The paper "Pugs at Work: Bodily Capital and Bodily Labour among Professional Boxers by Wacquant" is a delightful example of an article on sports and recreation. There is always much work on the sociology of the body and less of it is dedicated to real practices where the structures of social life are embodied. This article concerns an analysis of America’ s professional boxers especially how they are involved in using themselves as a source of capital. This article entails interviews with boxers together with their managers. It also analyses the boxing publications available.
Wacquant is stated as a previous apprentice boxer. Wacquant defines boxing as ‘ body center universe’ . The body of the boxer is his work project, instrument, and his asset. Accumulated labor is regarded as capital and therefore the boxers possess themselves and are entrepreneurs when it comes to gaining capital from the use of their bodies. The gym is seen as a machine used by the boxers to convert their bodily capital into more valuable capital which later gets to be recognized, gets titles, and more. The body of the boxer is built from bodily labor together with management (Boddy 2008).
The boxers need to understand their bodies to well build them. Inborn limitations exist plus a fixed life expectancy, fighters need to be careful when they decide to invest in their bodies. They need to manage their career well enough, manage investments from boxing, stay shape-full, and avoid burn out or injury. The body needs regular attention from its use (Monaghan 2001). Rating and classic measurements can be broken. This kind of inheritance must be considered when developing a strategy and style to denote the difference between boxers and fighters.
The body structure is not destiny; its physiological process can be developed and built through sufficient training program in the gym (Sugden 1996). The shape and volume of the body can be changed following particular exercise regimes and diet (Beattie 1996). Boxers can build their muscles using exercises, drills, and defined regimes of skipping ropes, calisthenics sparring, shadow boxing, running, and punching assortment of bags. Weightlifting is not that necessary in a boxer's life because it impedes agility and resilience. The question is why these lift weightlifting machines are found in gyms if they do not help their users.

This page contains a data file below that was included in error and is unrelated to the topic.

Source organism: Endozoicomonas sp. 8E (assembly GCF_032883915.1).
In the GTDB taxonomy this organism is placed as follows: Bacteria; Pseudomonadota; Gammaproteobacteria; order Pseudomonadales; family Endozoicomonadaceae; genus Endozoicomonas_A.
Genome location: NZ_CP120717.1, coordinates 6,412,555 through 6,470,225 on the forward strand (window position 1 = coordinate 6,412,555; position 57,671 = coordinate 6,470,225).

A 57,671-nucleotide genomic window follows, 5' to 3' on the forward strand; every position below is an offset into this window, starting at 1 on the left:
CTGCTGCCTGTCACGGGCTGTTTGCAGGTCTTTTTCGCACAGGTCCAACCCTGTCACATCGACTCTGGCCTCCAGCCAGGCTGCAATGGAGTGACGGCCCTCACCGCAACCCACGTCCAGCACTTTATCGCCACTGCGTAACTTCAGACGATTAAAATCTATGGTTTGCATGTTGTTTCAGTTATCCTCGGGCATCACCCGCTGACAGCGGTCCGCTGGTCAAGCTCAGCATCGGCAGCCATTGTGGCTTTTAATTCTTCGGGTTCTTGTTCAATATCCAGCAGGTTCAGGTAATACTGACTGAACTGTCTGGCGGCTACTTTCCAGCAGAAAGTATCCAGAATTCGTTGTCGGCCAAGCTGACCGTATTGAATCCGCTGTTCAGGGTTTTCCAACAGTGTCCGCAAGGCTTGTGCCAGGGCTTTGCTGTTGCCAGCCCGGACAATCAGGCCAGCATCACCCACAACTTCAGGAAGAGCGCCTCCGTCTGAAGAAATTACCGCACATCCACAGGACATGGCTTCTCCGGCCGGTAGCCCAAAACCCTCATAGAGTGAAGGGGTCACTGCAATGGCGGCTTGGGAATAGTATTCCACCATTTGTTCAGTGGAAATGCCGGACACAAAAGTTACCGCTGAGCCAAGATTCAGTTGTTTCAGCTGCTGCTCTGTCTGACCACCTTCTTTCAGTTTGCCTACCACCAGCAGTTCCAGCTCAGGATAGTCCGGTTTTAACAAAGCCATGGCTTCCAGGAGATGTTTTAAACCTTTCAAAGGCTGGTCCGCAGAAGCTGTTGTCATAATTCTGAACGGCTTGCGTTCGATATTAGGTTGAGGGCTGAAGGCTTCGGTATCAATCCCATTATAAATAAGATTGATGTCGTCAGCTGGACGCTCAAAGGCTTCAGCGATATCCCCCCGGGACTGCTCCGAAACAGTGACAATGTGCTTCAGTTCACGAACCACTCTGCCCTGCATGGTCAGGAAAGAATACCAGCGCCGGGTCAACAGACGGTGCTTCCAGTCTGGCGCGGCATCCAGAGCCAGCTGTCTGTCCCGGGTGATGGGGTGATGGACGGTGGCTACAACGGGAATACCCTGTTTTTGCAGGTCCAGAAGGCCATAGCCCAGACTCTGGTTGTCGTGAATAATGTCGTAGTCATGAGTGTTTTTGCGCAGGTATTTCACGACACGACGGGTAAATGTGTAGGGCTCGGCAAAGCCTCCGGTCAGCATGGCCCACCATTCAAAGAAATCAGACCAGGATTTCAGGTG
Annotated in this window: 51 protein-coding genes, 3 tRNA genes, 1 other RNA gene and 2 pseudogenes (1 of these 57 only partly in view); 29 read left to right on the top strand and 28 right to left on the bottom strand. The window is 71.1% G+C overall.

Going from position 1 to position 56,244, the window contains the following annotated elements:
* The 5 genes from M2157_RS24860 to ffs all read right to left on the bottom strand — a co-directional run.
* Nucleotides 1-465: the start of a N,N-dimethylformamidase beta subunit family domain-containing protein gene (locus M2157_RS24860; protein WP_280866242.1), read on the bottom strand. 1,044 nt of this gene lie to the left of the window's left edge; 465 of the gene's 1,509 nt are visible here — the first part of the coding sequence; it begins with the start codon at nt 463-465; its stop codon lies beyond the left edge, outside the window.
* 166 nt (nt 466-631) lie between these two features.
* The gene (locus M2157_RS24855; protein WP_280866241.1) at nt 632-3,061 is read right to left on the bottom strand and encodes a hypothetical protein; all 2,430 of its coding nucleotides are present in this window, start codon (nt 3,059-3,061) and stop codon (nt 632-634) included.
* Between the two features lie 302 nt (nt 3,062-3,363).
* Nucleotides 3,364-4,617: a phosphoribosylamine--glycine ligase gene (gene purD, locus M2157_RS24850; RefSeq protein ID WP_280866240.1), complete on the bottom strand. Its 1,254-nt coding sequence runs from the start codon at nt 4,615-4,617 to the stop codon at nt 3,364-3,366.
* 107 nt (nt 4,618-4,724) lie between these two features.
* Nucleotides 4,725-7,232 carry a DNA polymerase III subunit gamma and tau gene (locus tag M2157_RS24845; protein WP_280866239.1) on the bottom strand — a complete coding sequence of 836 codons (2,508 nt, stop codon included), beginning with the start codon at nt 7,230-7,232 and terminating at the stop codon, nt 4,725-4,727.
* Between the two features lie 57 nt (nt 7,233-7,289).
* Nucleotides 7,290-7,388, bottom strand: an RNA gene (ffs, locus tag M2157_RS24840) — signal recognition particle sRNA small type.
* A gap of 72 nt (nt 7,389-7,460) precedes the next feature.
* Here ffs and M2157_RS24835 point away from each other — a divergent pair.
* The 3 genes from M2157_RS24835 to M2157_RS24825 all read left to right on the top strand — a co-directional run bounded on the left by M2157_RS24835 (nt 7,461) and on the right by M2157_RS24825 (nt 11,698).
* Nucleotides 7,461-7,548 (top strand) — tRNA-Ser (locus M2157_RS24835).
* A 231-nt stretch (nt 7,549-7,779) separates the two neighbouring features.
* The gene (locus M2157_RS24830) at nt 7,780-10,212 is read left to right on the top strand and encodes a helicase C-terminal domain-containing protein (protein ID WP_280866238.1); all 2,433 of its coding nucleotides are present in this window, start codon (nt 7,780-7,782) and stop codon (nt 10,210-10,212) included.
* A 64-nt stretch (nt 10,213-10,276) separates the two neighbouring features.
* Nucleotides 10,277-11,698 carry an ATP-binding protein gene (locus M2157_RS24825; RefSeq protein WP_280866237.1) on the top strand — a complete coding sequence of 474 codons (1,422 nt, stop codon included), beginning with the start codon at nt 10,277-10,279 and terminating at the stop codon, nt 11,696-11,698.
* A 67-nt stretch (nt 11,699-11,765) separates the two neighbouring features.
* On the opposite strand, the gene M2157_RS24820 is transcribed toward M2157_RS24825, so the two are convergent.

Do some boxers do weightlifting? How has it affected their body or weight limits? Fighting is always the best training a fighter can get. It helps the body learn how to recover from hits. Wacquant says that body working for most fighters is a pleasure. He has failed to identify those fighters who do not find pleasure in what they do. Acquiring necessary bodily characteristics for fighters is an unnoticeable mental uplift.
This is because the fighter has to undergo a long constant and prolonged development. Cognitive and emotional state is developed during the ongoing practical labor, an exercise intelligence from communication with the actual and concrete realities (Monaghan 2001). The opponent’ s body can read since the boxers can bear visible traces of their career, and also musculature provides the opponent with clues towards the boxer’ s weakness also his unhealed cuts. Boxers are taught of pressure point, this is where maximum damages are being placed in the opponent’ s body (Myler 2005).
Boxers can do impression management by using their bodies to capture the media and public attention. They could either, pad robes to look big or adopt stage costumes or shave their heads, just to get recognized. Does this impression management help, does the audience react differently or cheer more? This has not been fully portrayed in this article because boxers just do not do anything freely they are investing in using their body. They could be doing that to show how much they worth compared to their opponents or to give a certain picture of what to expect.
Beattie, G 1996, On the rope: Boxing as a way of life, Indigo publication, London.
Boddy, K 2008, Boxing: A cultural history, Routledge: London
John, Sugden, P 1996, Boxing & Society: An international analysis, Manchester university press, Manchester.
Monaghan, F 2001, Body building, drugs and risks, Routledge, London.
Patrick, Myler, 2005, Ring of hate, Mainstream Publishers, United Kingdom
Young, K McTeer W & White, P 1994, Male athletes on sport, injury and pain: A journal of sociology of sport, Vol 11, pp 175-194.